Learning to read is basically a process bin which you train your brain to add meaning to abstract, arbitrary symbols. Fortautnely, the brain is a pattern-seeking organ that takes to this in a duck-to-water kind of way.
Even more fortunately, you probably grew up with a support structure. A structure that helped you determine correct patterns of grammar and corrected you when missing or misidentifying symbols.
That’s the gist of OCR (optical character recognition). The big difference is that a computer program doesn’t have a natural instinct for language patterns and needs to be reinforced a lot harder.
Modern optical character recognition software uses libraries of previous attempts to provide that reinforcement.
OCR Optical Character Recognition
The most common usage for OCR is in transferring images and pdfs into more usable text. Like text editors, OCR relies on a series of guesses to make sense of what is essentially spaces and blotches.
To a computer, letter characters are a product of code, each ascribed to a different numerical integer. When you work with a text file, you move the letters around according to the language patterns in your head. The computer moves bits of data around remembering what goes where but with no syntax.
Teaching the computer how to use language is a farce. Check out a text bot to see how well that goes. Not, it’s better to have the computer scan the image and then compare the images to other images that already have code underpinning them.
This enables the computer to make educated guesses about the spacing of characters, the arrangement of letters, and ultimately the content of words and sentences.
Most fonts (basically, everything but Courier) have irregular spacing for each letter. Even the spaces between those letters varies. This makes translating any given shape into a ‘letter’ more challenging than you might think.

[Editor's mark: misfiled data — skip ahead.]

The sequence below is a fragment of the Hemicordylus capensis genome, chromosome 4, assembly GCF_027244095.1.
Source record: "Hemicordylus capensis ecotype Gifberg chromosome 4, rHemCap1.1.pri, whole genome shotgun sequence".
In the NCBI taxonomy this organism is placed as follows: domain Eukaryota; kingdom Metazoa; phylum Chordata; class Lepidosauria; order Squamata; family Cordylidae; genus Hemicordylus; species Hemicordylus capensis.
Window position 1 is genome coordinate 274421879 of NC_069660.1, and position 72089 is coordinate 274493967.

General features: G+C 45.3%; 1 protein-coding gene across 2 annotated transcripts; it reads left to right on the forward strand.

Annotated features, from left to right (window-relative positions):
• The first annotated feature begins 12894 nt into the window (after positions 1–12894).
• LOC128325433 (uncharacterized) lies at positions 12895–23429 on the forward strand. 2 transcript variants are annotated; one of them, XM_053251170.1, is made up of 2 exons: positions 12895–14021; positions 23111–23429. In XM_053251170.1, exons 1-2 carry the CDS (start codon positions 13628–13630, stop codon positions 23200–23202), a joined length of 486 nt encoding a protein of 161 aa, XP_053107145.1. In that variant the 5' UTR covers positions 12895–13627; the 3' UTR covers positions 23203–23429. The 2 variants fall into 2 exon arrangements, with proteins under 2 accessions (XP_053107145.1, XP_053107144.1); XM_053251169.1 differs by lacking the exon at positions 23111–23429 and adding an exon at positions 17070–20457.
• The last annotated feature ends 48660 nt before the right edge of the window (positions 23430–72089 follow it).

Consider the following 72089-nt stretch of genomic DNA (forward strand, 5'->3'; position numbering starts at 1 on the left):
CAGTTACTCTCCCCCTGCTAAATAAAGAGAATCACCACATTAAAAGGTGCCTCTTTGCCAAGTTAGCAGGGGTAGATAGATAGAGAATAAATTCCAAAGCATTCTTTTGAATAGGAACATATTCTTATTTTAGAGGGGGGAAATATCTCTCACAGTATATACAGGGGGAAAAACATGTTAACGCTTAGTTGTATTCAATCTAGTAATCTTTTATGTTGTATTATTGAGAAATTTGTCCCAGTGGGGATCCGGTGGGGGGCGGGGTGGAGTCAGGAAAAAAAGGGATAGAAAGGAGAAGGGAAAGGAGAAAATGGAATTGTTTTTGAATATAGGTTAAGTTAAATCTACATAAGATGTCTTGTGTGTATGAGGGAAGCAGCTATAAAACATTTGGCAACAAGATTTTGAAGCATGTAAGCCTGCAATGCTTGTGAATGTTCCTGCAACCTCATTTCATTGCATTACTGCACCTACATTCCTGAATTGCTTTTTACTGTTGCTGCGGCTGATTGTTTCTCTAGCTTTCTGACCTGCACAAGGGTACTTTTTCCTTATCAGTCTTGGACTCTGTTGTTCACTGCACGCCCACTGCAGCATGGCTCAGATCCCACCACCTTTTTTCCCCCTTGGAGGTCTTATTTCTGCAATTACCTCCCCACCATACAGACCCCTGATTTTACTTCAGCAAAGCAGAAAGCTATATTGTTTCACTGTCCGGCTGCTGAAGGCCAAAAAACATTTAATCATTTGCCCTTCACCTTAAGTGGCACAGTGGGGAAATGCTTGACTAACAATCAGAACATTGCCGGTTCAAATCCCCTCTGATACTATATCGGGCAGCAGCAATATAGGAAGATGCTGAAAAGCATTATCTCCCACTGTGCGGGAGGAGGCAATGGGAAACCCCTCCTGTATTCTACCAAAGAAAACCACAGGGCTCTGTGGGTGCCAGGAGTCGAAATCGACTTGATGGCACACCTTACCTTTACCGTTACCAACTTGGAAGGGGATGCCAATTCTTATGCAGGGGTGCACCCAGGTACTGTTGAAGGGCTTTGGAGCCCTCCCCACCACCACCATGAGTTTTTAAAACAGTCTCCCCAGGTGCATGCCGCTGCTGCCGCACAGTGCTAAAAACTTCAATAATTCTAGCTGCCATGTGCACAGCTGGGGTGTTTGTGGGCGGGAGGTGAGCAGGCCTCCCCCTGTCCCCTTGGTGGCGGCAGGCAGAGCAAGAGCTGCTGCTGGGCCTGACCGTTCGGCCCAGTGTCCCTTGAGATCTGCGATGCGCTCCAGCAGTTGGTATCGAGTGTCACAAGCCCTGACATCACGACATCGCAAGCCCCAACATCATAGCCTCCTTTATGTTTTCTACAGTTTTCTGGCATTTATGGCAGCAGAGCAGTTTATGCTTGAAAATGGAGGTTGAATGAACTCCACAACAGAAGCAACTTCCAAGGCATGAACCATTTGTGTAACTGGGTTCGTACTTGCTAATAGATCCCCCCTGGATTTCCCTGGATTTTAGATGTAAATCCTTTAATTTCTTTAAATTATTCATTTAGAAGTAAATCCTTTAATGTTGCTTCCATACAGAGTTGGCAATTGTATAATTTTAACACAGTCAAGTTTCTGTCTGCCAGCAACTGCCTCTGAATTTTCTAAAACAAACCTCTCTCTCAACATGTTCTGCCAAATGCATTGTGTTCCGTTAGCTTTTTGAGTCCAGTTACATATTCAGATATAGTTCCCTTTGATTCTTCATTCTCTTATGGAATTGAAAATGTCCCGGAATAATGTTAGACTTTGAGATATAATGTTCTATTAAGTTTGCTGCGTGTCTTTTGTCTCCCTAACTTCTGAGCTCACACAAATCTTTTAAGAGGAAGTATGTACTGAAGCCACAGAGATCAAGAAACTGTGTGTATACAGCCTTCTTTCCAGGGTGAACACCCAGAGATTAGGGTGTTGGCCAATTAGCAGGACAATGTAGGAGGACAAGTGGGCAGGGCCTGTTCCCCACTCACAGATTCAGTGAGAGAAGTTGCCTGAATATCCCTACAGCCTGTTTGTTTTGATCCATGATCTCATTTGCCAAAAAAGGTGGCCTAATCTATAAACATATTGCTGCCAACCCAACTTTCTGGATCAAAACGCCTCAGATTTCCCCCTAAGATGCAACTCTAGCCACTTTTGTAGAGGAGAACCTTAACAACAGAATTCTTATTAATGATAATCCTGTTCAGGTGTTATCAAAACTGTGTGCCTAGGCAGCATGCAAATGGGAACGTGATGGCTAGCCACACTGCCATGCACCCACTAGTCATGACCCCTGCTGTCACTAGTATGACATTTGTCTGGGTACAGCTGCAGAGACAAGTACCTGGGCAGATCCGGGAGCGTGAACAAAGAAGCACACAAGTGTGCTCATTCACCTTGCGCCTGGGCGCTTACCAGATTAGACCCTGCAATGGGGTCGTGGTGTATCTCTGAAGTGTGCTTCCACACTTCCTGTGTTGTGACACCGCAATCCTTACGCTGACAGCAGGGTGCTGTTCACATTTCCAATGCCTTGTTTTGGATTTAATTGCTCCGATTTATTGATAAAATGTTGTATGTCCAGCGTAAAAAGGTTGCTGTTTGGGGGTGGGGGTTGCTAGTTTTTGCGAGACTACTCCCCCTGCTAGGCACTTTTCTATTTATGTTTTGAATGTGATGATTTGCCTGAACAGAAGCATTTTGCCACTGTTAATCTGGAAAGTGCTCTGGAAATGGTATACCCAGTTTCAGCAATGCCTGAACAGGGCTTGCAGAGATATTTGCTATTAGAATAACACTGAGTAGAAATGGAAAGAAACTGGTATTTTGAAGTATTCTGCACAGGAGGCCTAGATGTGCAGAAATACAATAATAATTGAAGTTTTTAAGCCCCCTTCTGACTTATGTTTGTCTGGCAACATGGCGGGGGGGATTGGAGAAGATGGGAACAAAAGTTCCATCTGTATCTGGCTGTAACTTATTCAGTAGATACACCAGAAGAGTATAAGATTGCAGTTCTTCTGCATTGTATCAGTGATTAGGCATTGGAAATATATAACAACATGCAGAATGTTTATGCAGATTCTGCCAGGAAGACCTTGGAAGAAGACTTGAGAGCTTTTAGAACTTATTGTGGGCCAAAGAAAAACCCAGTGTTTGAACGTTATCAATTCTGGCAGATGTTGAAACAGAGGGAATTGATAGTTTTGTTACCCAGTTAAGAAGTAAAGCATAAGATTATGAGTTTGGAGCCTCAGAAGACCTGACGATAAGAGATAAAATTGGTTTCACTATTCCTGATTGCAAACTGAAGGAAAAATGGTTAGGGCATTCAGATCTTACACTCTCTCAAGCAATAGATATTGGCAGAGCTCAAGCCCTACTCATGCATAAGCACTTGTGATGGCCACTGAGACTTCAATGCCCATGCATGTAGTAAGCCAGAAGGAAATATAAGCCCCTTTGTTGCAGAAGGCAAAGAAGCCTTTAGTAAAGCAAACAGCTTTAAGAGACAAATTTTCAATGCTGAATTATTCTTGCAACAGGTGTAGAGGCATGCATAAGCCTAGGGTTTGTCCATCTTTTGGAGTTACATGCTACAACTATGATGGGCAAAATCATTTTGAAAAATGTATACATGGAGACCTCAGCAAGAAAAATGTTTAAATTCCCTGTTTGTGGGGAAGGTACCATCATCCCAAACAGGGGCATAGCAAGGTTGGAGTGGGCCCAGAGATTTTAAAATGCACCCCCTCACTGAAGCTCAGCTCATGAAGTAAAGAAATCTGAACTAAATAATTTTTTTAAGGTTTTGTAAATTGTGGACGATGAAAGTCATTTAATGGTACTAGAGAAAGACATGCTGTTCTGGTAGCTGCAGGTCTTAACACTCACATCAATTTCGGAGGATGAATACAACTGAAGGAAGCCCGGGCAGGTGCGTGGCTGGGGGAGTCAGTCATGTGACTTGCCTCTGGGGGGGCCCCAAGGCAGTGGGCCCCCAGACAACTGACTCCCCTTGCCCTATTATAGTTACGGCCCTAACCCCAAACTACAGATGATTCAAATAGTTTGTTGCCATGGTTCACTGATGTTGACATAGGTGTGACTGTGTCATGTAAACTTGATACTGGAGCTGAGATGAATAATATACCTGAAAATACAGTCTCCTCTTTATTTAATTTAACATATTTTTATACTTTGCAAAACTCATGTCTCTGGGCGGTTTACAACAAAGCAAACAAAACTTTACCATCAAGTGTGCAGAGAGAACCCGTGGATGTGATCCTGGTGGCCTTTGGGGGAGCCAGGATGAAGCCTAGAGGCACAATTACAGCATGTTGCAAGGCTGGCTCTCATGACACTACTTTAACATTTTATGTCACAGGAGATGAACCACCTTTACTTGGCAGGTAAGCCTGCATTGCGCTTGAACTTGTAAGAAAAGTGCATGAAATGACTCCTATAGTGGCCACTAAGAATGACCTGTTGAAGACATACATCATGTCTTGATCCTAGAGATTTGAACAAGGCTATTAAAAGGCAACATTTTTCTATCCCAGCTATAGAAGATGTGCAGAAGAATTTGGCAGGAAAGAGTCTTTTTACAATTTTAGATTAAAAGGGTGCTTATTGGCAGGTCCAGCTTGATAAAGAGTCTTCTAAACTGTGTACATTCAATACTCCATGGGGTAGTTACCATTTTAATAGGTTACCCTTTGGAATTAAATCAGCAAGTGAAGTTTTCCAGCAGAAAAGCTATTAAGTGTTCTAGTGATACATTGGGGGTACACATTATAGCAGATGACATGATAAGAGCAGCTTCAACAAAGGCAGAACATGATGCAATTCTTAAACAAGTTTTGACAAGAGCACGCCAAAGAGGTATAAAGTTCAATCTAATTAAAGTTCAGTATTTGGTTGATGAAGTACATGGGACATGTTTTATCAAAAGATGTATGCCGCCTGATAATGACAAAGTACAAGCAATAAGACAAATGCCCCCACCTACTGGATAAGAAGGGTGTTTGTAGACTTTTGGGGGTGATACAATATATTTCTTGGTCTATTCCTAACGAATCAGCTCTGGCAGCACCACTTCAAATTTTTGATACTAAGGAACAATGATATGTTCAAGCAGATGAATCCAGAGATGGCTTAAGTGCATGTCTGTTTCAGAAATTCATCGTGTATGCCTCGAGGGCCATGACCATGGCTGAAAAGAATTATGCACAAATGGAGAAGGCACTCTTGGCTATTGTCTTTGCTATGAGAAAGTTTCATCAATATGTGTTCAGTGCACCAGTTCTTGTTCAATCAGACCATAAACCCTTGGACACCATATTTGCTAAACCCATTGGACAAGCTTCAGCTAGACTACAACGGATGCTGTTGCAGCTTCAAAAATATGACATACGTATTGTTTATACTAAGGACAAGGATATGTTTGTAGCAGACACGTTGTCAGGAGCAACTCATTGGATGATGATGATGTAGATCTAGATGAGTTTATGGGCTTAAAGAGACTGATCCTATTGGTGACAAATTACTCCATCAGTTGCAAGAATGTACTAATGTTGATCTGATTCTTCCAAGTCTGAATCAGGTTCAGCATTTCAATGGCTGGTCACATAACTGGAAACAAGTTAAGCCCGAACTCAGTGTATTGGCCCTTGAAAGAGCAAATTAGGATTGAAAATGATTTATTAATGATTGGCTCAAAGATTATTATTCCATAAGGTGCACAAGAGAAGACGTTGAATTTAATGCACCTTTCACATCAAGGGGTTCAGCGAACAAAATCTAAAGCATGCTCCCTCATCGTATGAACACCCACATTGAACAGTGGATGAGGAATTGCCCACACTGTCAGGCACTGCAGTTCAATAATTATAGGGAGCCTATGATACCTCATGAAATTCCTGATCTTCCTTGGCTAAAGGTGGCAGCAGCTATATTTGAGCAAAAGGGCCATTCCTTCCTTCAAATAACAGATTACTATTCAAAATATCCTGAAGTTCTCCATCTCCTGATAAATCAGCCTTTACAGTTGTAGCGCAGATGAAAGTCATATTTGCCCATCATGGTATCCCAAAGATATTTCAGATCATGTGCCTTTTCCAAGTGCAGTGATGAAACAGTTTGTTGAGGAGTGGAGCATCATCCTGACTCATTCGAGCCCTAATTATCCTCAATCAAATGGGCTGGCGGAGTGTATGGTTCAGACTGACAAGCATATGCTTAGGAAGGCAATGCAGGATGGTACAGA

It’s like if you saw a message in Cyrillic and were asked, not for the meaning of the word, but just to repeat the characters. Without knowing the names of the characters and being versed in them, you would end up describing them with touchstones in a language you do know.
This means that software needs to be able to identify characters in various languages. To this end, it also needs access to libraries that provide context fitting the subject matter. You’ll find OCR libraries for legal applications, academic studies, and math-heavy disciplines filled with special characters.
This is when you want to turn to specialized libraries like those used by C# Tesseract OCR. Additional libraries can be downloaded into an existing program. With each addition, the software gains a new series of documents with which to compare data.
In the same way that a student is only ever as good as their teacher, an OCR program is only as good as the data it draws from. Higher quality scans and more comprehensive libraries are necessary to empower and grow OCR optical character recognition.
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